Apple, Publishers Pushing Back Against DOJ Ebook Charges
Apple, Penguin and Macmillan are not backing down from a DOJ suit that accuses them of colluding to keep ebook prices high. Apple's agency model keeps the market competitive, say the publishers.
Apple is calling the U.S. Department of Justices accusation that it colluded with a number of publishers to keep ebook prices high and Amazon.com in check simply not true. The companys statement comes days after federal prosecutors leveled charges against Apple and five book publishers concerning ebook pricing and whether these companies conspired to keep prices high at a cost to consumers.
Apple spokesperson Tom Neumayr said in a statement that the 2010 launch of Apple iBookstore fostered innovation and competition, breaking Amazons monopolistic grip on the publishing industry.
Since then, Neumayr added, customers have benefitted from ebooks that are more interactive and engaging. Just as weve allowed developers to set prices on the App Store, publishers set prices on the iBookstore.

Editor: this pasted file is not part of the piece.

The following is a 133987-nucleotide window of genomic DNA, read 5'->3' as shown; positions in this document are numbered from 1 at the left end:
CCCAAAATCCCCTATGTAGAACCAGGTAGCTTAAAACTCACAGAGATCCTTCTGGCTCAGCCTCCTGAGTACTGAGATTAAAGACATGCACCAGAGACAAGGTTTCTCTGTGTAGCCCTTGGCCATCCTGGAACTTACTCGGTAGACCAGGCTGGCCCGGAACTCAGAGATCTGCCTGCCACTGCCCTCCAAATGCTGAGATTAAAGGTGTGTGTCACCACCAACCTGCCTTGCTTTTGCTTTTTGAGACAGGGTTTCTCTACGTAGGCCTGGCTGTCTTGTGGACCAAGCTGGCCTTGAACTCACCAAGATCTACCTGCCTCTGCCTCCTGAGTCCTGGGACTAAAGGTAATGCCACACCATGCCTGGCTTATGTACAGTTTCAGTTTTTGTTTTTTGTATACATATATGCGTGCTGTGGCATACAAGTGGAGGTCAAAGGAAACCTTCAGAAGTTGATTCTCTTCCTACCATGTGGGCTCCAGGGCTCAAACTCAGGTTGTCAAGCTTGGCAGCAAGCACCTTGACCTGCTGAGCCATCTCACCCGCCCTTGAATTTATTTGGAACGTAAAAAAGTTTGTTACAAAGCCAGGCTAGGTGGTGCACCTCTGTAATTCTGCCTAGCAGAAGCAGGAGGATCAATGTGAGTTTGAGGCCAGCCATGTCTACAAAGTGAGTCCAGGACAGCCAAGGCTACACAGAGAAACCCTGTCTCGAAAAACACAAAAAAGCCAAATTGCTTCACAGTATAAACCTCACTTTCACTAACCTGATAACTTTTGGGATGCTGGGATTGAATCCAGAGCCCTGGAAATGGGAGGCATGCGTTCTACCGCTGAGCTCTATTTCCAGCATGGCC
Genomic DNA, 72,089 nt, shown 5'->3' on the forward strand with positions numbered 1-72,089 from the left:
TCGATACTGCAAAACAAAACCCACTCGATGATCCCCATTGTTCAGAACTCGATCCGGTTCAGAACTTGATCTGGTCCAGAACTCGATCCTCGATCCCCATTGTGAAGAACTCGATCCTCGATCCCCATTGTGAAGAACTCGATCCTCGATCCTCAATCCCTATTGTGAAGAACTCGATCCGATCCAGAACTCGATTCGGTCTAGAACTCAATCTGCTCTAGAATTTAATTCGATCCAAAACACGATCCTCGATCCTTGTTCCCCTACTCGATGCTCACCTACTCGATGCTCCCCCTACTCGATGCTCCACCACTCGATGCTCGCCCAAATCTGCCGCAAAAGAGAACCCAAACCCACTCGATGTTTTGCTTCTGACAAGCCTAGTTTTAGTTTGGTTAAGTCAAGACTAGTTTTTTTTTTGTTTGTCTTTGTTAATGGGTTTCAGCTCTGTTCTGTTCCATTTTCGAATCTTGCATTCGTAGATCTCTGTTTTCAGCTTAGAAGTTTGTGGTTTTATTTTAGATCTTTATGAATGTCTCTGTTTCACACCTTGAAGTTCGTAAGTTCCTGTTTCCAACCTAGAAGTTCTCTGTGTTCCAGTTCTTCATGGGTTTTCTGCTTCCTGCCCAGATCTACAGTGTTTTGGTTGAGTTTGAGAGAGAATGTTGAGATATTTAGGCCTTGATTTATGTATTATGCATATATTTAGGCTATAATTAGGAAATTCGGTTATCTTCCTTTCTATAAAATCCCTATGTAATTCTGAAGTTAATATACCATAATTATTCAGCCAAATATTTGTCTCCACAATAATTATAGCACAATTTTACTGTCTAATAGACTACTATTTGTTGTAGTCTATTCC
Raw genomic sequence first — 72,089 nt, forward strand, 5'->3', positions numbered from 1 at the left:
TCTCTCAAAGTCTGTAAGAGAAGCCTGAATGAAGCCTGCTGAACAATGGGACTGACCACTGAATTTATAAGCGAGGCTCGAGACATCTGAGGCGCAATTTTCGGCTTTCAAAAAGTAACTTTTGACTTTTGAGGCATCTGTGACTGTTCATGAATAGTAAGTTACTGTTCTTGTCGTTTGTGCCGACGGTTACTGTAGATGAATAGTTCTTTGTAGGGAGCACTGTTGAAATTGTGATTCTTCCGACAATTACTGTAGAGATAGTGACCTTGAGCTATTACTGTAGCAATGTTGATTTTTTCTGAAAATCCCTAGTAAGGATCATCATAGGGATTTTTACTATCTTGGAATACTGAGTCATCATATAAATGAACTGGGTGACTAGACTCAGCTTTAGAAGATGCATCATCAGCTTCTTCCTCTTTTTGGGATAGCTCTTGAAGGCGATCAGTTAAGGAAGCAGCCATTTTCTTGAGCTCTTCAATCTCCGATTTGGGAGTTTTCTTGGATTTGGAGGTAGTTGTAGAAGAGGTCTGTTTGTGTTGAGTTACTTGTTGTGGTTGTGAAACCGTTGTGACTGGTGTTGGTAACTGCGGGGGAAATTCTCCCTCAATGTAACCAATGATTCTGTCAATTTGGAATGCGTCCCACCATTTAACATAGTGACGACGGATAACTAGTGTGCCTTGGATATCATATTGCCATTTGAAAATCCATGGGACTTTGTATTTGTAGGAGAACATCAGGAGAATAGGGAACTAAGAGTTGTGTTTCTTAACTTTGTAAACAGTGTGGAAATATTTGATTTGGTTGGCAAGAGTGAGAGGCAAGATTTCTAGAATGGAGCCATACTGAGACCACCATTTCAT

The DOJs Antitrust Division filed a lawsuit against Apple and five of the nations largest book publishers, Hachette Book Group, Simon & Schuster, HarperCollins, Macmillan and Penguin. Attorney General Eric Holder, in an April 11 press statement, called it progress in protecting American consumers from anti-competitive harm, ensuring fairness in the marketplace and making certain that cutting-edge technologies are available at the lowest possible price.